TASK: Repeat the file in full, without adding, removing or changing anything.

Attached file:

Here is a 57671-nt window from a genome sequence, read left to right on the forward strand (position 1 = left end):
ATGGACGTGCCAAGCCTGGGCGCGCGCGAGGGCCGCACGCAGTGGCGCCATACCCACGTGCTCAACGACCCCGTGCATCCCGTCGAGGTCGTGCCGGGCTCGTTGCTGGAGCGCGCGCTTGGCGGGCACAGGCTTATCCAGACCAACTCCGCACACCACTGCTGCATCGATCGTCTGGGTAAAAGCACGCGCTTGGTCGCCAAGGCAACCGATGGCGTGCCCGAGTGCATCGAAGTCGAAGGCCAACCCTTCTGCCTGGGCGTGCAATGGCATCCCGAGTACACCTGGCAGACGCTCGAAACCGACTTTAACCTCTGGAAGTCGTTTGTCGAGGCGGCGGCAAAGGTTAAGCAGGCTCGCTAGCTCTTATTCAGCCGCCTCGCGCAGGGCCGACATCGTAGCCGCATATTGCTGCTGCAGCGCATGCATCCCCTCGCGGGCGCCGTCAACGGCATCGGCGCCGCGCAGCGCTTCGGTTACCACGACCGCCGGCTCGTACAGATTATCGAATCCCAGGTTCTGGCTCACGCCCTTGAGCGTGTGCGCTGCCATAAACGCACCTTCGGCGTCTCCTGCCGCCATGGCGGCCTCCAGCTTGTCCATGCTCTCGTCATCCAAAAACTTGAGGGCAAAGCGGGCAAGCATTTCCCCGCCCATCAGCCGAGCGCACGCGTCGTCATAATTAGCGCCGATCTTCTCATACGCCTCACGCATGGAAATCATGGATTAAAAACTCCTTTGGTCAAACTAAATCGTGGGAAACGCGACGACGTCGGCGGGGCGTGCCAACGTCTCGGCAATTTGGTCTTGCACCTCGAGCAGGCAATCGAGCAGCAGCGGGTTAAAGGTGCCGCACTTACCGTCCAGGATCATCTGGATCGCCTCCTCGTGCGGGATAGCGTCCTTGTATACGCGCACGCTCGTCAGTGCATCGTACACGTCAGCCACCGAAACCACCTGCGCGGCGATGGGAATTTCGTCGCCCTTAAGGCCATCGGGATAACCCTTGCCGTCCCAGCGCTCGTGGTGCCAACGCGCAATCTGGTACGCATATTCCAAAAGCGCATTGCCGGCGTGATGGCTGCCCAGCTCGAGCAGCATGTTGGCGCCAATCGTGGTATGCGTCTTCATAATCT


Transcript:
Here is a 57671-nt window from a genome sequence, read left to right on the forward strand (position 1 = left end):
ATGGACGTGCCAAGCCTGGGCGCGCGCGAGGGCCGCACGCAGTGGCGCCATACCCACGTGCTCAACGACCCCGTGCATCCCGTCGAGGTCGTGCCGGGCTCGTTGCTGGAGCGCGCGCTTGGCGGGCACAGGCTTATCCAGACCAACTCCGCACACCACTGCTGCATCGATCGTCTGGGTAAAAGCACGCGCTTGGTCGCCAAGGCAACCGATGGCGTGCCCGAGTGCATCGAAGTCGAAGGCCAACCCTTCTGCCTGGGCGTGCAATGGCATCCCGAGTACACCTGGCAGACGCTCGAAACCGACTTTAACCTCTGGAAGTCGTTTGTCGAGGCGGCGGCAAAGGTTAAGCAGGCTCGCTAGCTCTTATTCAGCCGCCTCGCGCAGGGCCGACATCGTAGCCGCATATTGCTGCTGCAGCGCATGCATCCCCTCGCGGGCGCCGTCAACGGCATCGGCGCCGCGCAGCGCTTCGGTTACCACGACCGCCGGCTCGTACAGATTATCGAATCCCAGGTTCTGGCTCACGCCCTTGAGCGTGTGCGCTGCCATAAACGCACCTTCGGCGTCTCCTGCCGCCATGGCGGCCTCCAGCTTGTCCATGCTCTCGTCATCCAAAAACTTGAGGGCAAAGCGGGCAAGCATTTCCCCGCCCATCAGCCGAGCGCACGCGTCGTCATAATTAGCGCCGATCTTCTCATACGCCTCACGCATGGAAATCATGGATTAAAAACTCCTTTGGTCAAACTAAATCGTGGGAAACGCGACGACGTCGGCGGGGCGTGCCAACGTCTCGGCAATTTGGTCTTGCACCTCGAGCAGGCAATCGAGCAGCAGCGGGTTAAAGGTGCCGCACTTACCGTCCAGGATCATCTGGATCGCCTCCTCGTGCGGGATAGCGTCCTTGTATACGCGCACGCTCGTCAGTGCATCGTACACGTCAGCCACCGAAACCACCTGCGCGGCGATGGGAATTTCGTCGCCCTTAAGGCCATCGGGATAACCCTTGCCGTCCCAGCGCTCGTGGTGCCAACGCGCAATCTGGTACGCATATTCCAAAAGCGCATTGCCGGCGTGATGGCTGCCCAGCTCGAGCAGCATGTTGGCGCCAATCGTGGTATGCGTCTTCATAATCT